The book starts of really well, and right up to the very last page, just keeps getting better and better.

Somebody has to make this book into a film. Guy Ritchie, or Danny Boyle this story should be your next blockbuster, just don’t change anything its perfect as it is.

Under A Silent Moon Elizabeth Haynes

Under A Silent Moon     Elizabeth Haynes

This is the second book written by Elizabeth Haynes that I’ve reviewed. It’s the first book in what will hopefully be a long series about DCI Louisa Smith.

The book revolves around the murder of Polly Leuchars, a woman with very loose morals. Living in a small community it seems she has slept with most of the population, both male and female, at some time.

Such a promiscuous person is bound to make enemies but who killed her? Was it a crime of passion, or did somebody kill her because she got too close to the local criminal family, the Maitland’s.

A few hours after Polly is discovered the body of a local woman is found in her car at the bottom of a quarry close to the house Polly was found in. Are the two deaths related?

Freshly promoted DCI Smith leads the investigation. As the reader is introduced to her, and her team, it is quickly evident that Louisa is single, but at one time she has had a relationship with one of her team, DI Hamilton, who had neglected to tell her that he was married at the time. Will their relationship effect the investigation, or will DI Hamilton’s loose morals lead him to become compromised during the investigation.

As the story moves forward it becomes apparent that many of the suspects have had an affair with Polly, or another mysterious woman that Polly had been involved with.

The story looks at the affect that one woman can have on a local community. Some of the relationships she formed were with strong-minded people, but she also allowed the vulnerable to fall in love with her. It leads to a complex who-done-it, who-did-who, and how-many-murders, are there tale.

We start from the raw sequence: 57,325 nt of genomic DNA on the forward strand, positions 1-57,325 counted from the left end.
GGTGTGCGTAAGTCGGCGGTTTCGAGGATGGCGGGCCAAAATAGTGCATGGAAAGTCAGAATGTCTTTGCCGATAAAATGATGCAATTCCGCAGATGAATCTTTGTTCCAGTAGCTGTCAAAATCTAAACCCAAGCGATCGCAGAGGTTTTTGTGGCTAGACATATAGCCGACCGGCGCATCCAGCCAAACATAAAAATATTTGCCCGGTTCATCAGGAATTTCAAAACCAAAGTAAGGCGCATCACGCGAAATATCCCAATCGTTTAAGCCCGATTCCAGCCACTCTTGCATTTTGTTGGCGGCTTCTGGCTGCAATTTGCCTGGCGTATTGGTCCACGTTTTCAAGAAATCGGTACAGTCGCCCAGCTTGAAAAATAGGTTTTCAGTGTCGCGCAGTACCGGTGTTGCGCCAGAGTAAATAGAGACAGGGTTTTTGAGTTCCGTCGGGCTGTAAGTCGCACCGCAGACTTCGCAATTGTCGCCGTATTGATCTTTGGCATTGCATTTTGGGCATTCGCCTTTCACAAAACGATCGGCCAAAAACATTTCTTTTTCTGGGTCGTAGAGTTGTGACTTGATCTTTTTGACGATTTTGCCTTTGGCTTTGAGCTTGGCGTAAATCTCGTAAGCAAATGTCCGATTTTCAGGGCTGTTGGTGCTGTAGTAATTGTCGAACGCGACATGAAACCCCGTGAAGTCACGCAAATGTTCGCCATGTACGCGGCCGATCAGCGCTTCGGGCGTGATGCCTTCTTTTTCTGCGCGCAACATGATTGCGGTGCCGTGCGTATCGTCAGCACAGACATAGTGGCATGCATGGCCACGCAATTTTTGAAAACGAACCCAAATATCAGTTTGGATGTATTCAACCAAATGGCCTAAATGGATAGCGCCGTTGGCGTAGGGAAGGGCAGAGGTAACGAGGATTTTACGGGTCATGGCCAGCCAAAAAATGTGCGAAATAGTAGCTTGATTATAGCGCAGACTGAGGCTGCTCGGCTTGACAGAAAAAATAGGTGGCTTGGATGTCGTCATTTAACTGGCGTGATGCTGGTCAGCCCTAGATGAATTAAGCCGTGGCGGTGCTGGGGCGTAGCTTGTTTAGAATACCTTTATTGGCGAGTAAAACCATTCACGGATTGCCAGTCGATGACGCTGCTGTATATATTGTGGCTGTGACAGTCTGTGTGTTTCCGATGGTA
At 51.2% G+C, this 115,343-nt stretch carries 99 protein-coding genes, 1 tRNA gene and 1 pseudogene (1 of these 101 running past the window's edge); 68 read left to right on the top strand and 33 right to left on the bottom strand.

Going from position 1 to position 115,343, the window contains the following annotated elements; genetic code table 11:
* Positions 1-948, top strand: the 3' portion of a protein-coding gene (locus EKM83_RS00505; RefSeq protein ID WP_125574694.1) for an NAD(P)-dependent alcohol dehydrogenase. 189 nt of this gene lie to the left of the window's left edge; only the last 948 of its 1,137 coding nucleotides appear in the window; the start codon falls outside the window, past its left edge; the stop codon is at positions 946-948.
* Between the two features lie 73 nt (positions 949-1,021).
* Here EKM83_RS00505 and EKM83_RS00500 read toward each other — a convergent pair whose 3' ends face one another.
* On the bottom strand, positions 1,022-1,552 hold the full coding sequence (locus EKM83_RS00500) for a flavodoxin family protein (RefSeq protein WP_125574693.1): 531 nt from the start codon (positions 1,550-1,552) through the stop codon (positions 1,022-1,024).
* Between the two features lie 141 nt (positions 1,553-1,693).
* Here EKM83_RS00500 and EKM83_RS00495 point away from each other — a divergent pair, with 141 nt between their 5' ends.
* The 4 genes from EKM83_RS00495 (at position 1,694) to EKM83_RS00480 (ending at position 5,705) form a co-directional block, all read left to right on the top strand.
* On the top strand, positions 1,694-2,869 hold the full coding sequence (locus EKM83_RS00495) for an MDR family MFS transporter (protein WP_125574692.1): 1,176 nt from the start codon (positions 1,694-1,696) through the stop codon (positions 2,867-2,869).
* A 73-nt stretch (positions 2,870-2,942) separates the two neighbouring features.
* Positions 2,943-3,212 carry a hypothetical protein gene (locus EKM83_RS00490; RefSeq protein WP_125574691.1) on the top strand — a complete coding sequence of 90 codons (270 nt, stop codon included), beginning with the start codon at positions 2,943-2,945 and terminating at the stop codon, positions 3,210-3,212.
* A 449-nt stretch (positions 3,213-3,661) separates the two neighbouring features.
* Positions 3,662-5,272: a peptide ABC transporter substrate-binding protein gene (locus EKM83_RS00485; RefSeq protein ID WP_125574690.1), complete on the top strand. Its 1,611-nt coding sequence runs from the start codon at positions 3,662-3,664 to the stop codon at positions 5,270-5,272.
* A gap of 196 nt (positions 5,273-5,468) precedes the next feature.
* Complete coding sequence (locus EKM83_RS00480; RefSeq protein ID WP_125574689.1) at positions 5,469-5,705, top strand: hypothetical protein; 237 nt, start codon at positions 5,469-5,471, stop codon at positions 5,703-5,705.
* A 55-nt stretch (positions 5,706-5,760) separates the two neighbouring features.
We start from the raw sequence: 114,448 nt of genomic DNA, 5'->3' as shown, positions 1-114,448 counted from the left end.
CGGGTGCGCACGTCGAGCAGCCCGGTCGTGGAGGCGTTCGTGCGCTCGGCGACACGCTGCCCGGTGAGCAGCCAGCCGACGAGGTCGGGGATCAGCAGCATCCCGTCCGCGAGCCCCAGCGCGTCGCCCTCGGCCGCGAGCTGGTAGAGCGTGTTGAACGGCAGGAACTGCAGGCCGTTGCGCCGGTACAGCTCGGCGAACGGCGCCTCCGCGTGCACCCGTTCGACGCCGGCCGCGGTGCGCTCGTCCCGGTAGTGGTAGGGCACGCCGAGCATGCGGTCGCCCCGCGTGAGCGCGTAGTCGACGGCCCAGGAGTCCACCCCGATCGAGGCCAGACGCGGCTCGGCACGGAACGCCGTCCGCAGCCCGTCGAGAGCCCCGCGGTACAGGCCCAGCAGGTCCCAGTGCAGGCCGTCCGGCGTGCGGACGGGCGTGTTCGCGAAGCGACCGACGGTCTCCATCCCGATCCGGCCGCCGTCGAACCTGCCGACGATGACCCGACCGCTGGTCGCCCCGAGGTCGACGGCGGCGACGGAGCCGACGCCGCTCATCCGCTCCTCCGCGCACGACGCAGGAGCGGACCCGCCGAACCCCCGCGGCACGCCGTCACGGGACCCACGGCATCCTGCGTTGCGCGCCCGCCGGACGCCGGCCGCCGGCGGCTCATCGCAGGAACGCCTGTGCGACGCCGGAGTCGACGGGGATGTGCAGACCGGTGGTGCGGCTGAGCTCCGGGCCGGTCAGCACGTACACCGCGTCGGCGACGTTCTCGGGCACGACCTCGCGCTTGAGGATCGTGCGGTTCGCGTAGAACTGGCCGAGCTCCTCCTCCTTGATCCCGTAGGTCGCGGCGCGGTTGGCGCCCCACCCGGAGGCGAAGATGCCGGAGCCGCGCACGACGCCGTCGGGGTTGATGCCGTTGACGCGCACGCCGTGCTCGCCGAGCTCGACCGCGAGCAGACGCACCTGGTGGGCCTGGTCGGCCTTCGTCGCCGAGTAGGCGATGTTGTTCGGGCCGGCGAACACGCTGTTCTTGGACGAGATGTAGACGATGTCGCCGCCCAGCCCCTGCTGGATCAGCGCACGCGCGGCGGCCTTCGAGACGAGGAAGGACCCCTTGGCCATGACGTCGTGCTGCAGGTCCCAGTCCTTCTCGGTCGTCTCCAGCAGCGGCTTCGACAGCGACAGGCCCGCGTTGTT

I love Elizabeth Haynes’s books. She writes real world stories with a no holds barred. She approaches murder scenes with the same manner as she approaches some of the more intimate moments. Everything is written perfectly.

Her experience of working with the Police has given her a wonderful insight into what a real Major Investigation is like.

I love the way she uses a Police Memo, from Louisa’s boss, Detective Chief Superintendent Buchanan as a preface to allow the reader a reference point for all of the characters. Charts at end of the book show the digital tactical situation boards that would have been used during such an investigation, brilliant.

If writing’s all about going the extra mile Elizabeth has gone an extra ten.

If you love reading this type of book, or are interested in the writing process, Elizabeth Haynes has a website worth looking at.

http://www.elizabeth-haynes.com

The Girl Who Broke The Rules Marnie Riches

The Girl Who Broke The Rules   Marnie Riches

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George McKenzie is back, the story picks up four years on from the end of The Girl That Wouldn’t Die and from the first page I knew it would be an excellent sequel.

The story is again set in the seedy underworld of prostitution and pornography and takes place in Holland and the UK.

George has returned home and is working to make ends meet as she researches for her PHD. Meanwhile Chief Inspector Paul van den Bergen is still working in the serious crime department in Amsterdam.

As George interviews a convicted violent sex offender in prison in the UK the dismembered bodies of sex workers start to be discovered in Amsterdam. Van der Bergen has not forgotten George since she left, in fact far from it, and the discoveries are an ideal opportunity to become involved with her again.

Van der Bergen is suffering his own demons and his ill health is not helped by his hypochondria. He needs to have George in his life not just to help him with the crimes that are taking place but also to get his life together.

George’s personal life is also a mess; her PhD mentor is over bearing in her control, her family is a dysfunctional group who skate along the edges of legality, and she is in a failing relationship with her boyfriend who still lives in Holland.

As the bodies pile up and George begins to work with Van der Bergen they find themselves conflicted with van der Bergen’s superior officer and a detective on his team. Who is making the right decisions George and Paul, or his boss and the detective?

The book rattles along a fast pace and every time I thought I had a handle on who was the culprit, and why they were doing it, I realised I hadn’t.

The Girl Who Wouldn’t Die was the Winner of a coveted Dead Good Reader Award (2015) – The Patricia Highsmith Award for Most Exotic Location.

It has to be the first of many that will be won for what I hope is a long series.

The locations are well described but in more than a panoramic way. Riches manages to capture the atmosphere of the scene. From an empty strip club to a rural train track, from a pot café to a morgue each scene is perfectly realistic and perfect for the story.

I cannot wait for the next installment.